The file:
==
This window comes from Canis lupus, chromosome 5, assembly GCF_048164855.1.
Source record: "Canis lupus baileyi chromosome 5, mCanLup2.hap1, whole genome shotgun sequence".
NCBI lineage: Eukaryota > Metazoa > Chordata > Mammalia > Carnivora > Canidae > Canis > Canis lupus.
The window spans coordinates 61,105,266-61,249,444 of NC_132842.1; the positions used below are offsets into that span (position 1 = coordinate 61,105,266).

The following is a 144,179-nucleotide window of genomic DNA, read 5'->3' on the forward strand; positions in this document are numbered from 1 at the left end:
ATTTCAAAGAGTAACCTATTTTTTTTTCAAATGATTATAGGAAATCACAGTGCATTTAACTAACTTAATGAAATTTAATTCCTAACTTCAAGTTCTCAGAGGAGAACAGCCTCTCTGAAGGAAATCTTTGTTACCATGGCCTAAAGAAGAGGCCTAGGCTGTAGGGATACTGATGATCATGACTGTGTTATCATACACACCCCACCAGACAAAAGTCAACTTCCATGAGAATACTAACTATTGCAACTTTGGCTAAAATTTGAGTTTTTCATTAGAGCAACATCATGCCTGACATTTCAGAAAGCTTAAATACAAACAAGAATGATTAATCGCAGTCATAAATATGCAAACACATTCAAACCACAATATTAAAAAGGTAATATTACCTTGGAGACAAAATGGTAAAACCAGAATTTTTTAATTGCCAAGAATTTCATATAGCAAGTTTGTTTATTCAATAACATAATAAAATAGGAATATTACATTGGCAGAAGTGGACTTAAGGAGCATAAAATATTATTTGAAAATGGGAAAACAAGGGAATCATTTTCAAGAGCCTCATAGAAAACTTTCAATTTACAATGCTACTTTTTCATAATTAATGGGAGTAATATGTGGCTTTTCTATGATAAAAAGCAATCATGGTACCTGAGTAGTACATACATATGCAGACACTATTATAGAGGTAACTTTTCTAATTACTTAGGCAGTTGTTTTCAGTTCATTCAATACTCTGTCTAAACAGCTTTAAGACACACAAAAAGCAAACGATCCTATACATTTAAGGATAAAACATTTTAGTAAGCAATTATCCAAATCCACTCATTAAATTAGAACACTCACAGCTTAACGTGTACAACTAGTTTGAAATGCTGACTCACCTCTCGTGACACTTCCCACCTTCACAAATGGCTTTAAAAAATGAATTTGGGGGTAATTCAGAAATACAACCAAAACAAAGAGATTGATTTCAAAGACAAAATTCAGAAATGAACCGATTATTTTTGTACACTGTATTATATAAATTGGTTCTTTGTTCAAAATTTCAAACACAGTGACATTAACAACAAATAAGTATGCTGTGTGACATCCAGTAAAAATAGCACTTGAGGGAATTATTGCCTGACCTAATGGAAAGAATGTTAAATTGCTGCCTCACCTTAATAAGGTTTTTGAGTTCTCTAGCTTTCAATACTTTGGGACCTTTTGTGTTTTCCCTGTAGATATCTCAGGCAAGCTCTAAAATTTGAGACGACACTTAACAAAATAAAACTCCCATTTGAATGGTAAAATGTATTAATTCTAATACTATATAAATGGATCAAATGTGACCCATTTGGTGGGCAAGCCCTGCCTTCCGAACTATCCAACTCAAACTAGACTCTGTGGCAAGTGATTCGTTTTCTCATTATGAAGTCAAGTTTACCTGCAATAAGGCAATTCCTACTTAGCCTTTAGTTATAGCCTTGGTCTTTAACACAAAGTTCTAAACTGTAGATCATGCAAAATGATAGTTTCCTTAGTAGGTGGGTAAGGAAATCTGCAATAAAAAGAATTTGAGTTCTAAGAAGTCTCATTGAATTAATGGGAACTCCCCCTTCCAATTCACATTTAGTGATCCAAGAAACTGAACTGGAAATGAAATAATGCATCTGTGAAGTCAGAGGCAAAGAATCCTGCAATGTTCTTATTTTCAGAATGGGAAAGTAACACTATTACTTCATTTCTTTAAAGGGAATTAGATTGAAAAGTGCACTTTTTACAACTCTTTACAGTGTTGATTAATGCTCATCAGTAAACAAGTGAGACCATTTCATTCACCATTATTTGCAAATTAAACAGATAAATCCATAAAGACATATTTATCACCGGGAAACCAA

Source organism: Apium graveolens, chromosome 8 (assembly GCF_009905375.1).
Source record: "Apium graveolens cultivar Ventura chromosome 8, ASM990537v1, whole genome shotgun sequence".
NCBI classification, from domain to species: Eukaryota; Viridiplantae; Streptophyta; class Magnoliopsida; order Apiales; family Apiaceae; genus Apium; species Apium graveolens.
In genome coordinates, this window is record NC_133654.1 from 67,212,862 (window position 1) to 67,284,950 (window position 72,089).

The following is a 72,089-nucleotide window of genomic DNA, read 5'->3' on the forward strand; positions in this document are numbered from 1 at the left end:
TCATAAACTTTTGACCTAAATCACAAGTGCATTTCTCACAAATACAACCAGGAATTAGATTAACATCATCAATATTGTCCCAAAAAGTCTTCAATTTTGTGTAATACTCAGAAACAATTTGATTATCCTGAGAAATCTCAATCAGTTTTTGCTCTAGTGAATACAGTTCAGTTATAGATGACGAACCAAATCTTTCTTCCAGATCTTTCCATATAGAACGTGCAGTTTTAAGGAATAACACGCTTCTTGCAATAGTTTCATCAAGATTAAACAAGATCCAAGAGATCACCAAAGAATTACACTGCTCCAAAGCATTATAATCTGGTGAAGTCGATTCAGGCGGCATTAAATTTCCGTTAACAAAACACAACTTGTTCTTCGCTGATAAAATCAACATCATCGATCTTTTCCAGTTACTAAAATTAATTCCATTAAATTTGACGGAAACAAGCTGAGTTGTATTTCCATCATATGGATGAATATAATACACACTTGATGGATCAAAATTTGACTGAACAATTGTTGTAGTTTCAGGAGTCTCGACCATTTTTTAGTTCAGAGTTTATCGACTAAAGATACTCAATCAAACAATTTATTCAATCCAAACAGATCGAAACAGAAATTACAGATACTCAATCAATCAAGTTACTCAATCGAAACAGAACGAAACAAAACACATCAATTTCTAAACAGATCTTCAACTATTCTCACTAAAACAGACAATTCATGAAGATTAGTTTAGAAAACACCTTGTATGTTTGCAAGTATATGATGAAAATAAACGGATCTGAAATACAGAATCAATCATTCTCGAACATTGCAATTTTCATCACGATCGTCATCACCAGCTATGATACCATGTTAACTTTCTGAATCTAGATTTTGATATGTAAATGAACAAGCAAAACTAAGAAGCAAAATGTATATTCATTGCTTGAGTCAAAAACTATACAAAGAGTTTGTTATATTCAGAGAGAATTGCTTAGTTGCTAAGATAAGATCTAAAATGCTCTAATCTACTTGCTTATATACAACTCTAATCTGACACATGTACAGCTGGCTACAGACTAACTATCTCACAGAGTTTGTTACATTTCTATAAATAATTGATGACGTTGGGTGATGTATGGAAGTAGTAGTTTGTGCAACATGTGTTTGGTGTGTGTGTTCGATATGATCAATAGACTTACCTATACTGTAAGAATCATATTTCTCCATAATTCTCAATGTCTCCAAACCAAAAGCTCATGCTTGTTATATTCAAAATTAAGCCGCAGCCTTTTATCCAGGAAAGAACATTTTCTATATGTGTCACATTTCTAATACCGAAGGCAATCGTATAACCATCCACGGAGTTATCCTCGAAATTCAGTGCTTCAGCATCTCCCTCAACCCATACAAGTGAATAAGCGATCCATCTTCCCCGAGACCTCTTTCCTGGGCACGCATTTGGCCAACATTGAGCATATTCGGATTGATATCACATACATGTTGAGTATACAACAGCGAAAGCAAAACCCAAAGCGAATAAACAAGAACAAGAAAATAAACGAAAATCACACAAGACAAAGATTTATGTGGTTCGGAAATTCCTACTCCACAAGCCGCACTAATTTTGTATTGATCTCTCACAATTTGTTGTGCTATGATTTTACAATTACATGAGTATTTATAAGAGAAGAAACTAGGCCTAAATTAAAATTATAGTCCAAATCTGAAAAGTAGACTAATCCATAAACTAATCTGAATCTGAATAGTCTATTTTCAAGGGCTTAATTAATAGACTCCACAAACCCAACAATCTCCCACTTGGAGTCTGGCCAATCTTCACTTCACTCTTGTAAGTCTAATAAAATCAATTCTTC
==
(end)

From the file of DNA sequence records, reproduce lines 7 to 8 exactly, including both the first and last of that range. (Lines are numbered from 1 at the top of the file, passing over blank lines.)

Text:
Source organism: Apium graveolens, chromosome 8 (assembly GCF_009905375.1).
Source record: "Apium graveolens cultivar Ventura chromosome 8, ASM990537v1, whole genome shotgun sequence".